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August 03, 2021

FACE School’s virtual orchestra plays together while apart during COVID

The Fine Arts Core Education (FACE) School, in Montreal, offers a bilingual, integrated arts program from Kindergarten to Secondary 5. Art education, consisting of visual arts, drama, dance, instrumental and vocal music, is mandatory for all students. The school is governed by two school boards, the Centre de Services Scolaire de Montréal (CSSDM) and the English Montreal School Board (EMSB), who come together around musical activities and education for both instrumental and vocal music.

Following the lockdown in March 2020, FACE School’s students and music teachers were devastated that the traditional end-of-year instrumental and vocal concerts could not take place. Wanting to reconnect with her string students and eager to provide motivation for them by making music together, string department teacher Theodora Stathopoulos piloted the idea of a virtual orchestra project in May 2020 that she named “A Ray of Sunshine.” It was a great success and has attracted over 1,000 youtube views since June 2020.
As pandemic restrictions continued at the beginning of the 2020-2021 academic year, instrumental music was put on hold indefinitely with minimal performance opportunities.
Ms. Stathopoulos launched the Virtual Orchestra Project anew aiming to involve more students from Grades 5 to 11. The goal was to produce two virtual concerts: one in January and another in June 2021.
FACE School’s Allegro Virtual Orchestra plays L.O. Rock by Bryan Strachan.

More than forty string students from Grades 5 to 11 responded to the call to participate in September 2020. This number doubled in January 2021 when the next virtual orchestra concert in June 2021 was announced.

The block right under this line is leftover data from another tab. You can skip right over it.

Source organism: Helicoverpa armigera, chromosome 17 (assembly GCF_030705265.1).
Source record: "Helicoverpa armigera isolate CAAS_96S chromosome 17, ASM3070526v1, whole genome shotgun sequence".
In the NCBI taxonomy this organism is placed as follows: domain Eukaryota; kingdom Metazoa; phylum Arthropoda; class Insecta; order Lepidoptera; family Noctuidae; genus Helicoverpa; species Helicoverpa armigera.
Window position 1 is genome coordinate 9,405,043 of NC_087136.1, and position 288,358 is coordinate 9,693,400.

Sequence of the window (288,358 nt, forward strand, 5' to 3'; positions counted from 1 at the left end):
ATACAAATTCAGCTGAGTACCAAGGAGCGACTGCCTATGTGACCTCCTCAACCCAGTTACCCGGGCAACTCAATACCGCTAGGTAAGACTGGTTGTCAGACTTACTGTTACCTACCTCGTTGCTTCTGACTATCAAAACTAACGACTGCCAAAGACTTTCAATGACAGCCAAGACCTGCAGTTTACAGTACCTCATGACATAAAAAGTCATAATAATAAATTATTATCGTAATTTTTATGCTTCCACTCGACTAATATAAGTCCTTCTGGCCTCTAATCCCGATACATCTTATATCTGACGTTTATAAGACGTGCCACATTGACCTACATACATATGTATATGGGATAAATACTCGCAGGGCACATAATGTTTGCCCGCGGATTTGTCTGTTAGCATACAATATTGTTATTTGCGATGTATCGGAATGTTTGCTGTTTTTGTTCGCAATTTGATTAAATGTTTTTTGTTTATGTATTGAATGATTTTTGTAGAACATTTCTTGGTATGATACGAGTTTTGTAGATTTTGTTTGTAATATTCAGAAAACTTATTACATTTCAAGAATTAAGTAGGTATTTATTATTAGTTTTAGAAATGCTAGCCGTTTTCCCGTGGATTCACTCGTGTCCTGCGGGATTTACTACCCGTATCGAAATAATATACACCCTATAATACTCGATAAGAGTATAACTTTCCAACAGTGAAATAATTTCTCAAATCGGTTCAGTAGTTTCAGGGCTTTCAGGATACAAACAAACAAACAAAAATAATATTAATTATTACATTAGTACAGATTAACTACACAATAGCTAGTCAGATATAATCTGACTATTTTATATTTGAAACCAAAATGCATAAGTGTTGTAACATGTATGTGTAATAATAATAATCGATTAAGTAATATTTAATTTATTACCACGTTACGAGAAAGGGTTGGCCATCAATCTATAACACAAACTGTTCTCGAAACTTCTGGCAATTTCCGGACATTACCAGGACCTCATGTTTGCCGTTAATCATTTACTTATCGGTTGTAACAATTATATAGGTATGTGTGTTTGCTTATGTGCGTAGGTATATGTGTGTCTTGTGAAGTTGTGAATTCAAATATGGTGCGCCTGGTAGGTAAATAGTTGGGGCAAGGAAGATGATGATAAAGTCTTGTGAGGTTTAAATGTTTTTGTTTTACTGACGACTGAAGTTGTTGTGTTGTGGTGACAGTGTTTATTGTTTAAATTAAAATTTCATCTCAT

Students wishing to participate were placed in a virtual orchestra at their technical level regardless of their age or grade. Following orchestra formation, students were provided with a prerecorded track of their part and were given several weeks to practice with support from a teacher or tutor when needed. When they had learned their parts, the students recorded themselves and sent the recording to FACE School teachers and artists in residence for compilation into a musical montage.
FACE School’s Vivace Virtual Orchestra plays Concerto IV Op.3 No.4, Allegro Assai by Antonio Vivaldi.

The montage of the individual recordings is a long and difficult phase of the virtual orchestra process and required additional tech support from experts. Some students were able to be involved in this part of the project, adding to their skills base.
Ms. Stathopoulos believes that the resources and efforts to create the virtual orchestras and produce a virtual concert have numerous advantages brought to the forefront during the pandemic. In addition to fostering creativity and collaboration, standard features of making music together, the virtual orchestra project supports the development of other essential global competencies among students including self-directed learning; communication; innovation and entrepreneurship; and critical thinking and problem-solving.
Ms. Stathopoulos notes that the new program now offers FACE School and its students flexibility in their music-making. They will return to live rehearsals and concerts once the distancing conditions lift, and can continue virtually or move to a hybrid teaching as conditions change.
FACE School’s Presto Virtual Orchestra plays Concerto for Three Violins by Antonio Vivaldi

For the participating students, the virtual orchestra concert is an incredible achievement. Most of them had to work with a click track – an audible metronome that musicians use to stay in sync with a multi-track recording – for the first time, and needed to spend time practicing on their own learning to play with it. Playing with a click track offers many advantages to the young instrumentalists, honing their sense of timing, tempo, and enabling them to track their learning progress.

The virtual orchestra creates a connection to classmates and orchestra members and gives a sense of unity and collaboration. Above all, the virtual concert provides participating students with a tremendous sense of pride and satisfaction and a “concert” that they can share with friends and family anywhere in the world.
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